The astronaut posted his snap to Twitter with the message: 'What a "Shooting Star" looks like #FromSpace Taken yesterday during Perseids Meteor Shower...'

Meteor

Your Perseid Images from Around - and Above - the World!

© Nahum Mendez Chazarra, Rojales, Spain
A Perseid through the sky.
We made a wish that our readers would send in their images of the Perseid Meteor Shower, and it came true! Despite a full Moon and clouds scattered around the world, we heard from many of you that you saw - and successfully imaged - the 2011 Perseids. Many of you took advantage of Universe Today's new Flickr group, an easy way to have readers share their astrophotos with us. Above is a colorful image of a Perseid streaking through the sky by Nahum Mendez Chazarra, in Rojales, Spain.

Below, see an image take from up above the world so high: astronaut Ron Garan on board the International Space Station captured his view looking down at a Perseid streaking through sky!

© Ron Garan
'What a shooting star looks like from space," wrote ISS astronaut Ron Garan on Twitter.

Meteor

US: Reported 'Plane Down' May Have Been Meteor

© Unknown

Lauderdale County Emergency Management received a report of a plane possibly crashing Thursday night. But a search has not turned up anything.

There may or may not have been a plane crash in Lauderdale County Thursday night. It's looking increasingly like there was not.

Emergency officials got a call around 10:30 p.m. from someone who believed they saw a plane go down near the Newton- Lauderdale county line.

They spent much of the night searching for the plane, and went back out Friday morning, but did not find anything.

"Just from what he described, and the fact that we had a meteor shower last night during that time frame, I suspect we may be dealing with a meteorite that fell," said Sharp. "I don't know that, but there's no planes missing, anywhere around here. Nobody's reported anyone missing, so I have to believe that's probably what we're dealing with."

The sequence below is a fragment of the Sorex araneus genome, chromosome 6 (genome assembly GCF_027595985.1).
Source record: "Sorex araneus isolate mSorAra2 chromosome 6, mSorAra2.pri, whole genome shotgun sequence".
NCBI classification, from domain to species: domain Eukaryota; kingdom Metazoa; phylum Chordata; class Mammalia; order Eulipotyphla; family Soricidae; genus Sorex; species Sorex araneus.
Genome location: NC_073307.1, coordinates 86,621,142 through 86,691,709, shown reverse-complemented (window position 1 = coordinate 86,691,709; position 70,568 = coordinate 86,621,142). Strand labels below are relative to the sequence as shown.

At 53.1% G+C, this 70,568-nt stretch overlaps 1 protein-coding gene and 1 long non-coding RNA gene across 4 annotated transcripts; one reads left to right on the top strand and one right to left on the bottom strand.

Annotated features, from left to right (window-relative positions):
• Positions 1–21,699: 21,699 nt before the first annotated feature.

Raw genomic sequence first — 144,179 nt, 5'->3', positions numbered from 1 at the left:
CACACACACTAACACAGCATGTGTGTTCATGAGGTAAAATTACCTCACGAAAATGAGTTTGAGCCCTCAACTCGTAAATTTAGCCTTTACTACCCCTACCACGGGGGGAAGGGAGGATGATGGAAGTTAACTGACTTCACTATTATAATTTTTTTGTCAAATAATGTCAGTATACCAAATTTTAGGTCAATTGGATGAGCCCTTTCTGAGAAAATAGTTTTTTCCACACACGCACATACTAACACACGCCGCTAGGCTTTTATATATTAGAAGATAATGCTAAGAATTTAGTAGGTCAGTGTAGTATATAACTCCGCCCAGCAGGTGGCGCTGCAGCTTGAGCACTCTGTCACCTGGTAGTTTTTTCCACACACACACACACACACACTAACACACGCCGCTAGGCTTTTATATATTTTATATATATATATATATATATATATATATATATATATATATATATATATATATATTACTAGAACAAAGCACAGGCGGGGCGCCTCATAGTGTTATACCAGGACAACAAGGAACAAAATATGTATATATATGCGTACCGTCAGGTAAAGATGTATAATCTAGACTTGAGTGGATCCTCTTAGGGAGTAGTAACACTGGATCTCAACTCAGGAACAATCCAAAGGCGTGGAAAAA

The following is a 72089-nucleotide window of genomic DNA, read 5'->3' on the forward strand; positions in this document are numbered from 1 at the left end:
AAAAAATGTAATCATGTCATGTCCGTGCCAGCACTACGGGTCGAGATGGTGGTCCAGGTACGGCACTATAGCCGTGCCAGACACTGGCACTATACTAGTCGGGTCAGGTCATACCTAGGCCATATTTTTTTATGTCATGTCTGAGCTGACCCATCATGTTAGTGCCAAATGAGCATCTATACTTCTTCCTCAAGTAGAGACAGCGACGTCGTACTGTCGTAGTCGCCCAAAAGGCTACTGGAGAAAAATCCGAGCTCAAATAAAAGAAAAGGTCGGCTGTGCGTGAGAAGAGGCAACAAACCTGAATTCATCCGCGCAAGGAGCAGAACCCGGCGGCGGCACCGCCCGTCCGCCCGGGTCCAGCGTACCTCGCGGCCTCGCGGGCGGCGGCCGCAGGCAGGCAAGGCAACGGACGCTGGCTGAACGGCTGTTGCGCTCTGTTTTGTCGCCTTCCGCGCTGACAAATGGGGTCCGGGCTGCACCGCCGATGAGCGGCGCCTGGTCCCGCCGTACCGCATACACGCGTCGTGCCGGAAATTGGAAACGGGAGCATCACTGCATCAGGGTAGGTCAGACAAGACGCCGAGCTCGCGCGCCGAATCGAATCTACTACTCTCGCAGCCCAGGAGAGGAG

A plane from the Mississippi Civil Air Patrol was also called in to check the area, but was not able to come up with anything.

Sun

Riots, wild markets: Did space storms drive us mad?

Image
© Reuters/ISS Crew Earth Observations experiment and Image Science & Analysis Laboratory, Johnson Space Center/Handout
This aurora australis image was taken during a geomagnetic storm that was most likely caused by a coronal mass ejection from the Sun on May 29, 2010 from The International Space Station located over the Southern Indian Ocean at an altitude of 350 kilometers (220 miles) and posted on NASA website June 21, 2010
Rollercoaster financial markets and the worst riots Britain has seen in decades have made it quite a week for a time of year that is usually so dead the newspapers are filled with "silly season" tales of amusing pet antics.

Everyone is pointing fingers -- at blundering politicians, hooded thugs, disaffected youths, bumbling police and greedy bankers -- but could the cause for all the madness really be the star at the center of our solar system?

There isn't a lot of evidence pointing to little green men involving themselves in Earthly affairs, but the sun has been throwing bursts of highly charged particles into space in a phenomenon known as coronal mass ejections or CMEs.

Comment: Something wicked this way comes...




Telescope

Meteors Set to Put on a Show

Image
© unknown

One of the most dazzling shows of the year is upon us, but don't worry - you won't need a ticket to see it live. A front-row view is as close as your own backyard.

The annual Perseid meteor shower takes centre stage this week, painting the night sky with glowing streaks of light. The spectacle begins every year in mid-July and lasts through August, but the best time to take in the show this year is when the meteor shower peaks on Friday night and early Saturday.

Unfortunately, the glare of the full moon will make it hard to see some of the more modest meteors this year. The best viewing time is expected to be just before dawn on Saturday, when the moon will be low in the sky.

The Perseids appear to originate from a point within the constellation Perseus. The number of meteors visible in the sky tends to increase as the night wears on.

According to NASA, more than a dozen meteors per hour were already visible by Tuesday.

Meteor

UK: Sonic Boom Over Norfolk

© Evening News24, Norwich
An artist's impression of a meteor over Norwich.

Mystery surrounds what made the earth tremble across Norfolk in a bizarre late-night phenomenon.

Experts and amateurs alike believe a sonic boom - triggered by a meteorite or aircraft - caused strange tremors to shake homes and spook pets.

The rattling was reported by people across the county, including Norwich, North Walsham, Gayton, Belton, Cringleford and South Lopham at about 10.30pm on Tuesday.

Jonathan Larter, from Sprowston, said: "I was just going to bed and the house started shaking and doors rumbling as if the wind was blowing through the windows, but they weren't open. I thought it was a ghost outside knocking on my door because I live near a cemetery."

Alan Sharman, from City Road, Norwich, added: "My French doors rattled rather loudly at 10.30-ish. It actually sounded like someone was trying to get in. It woke me up a bit."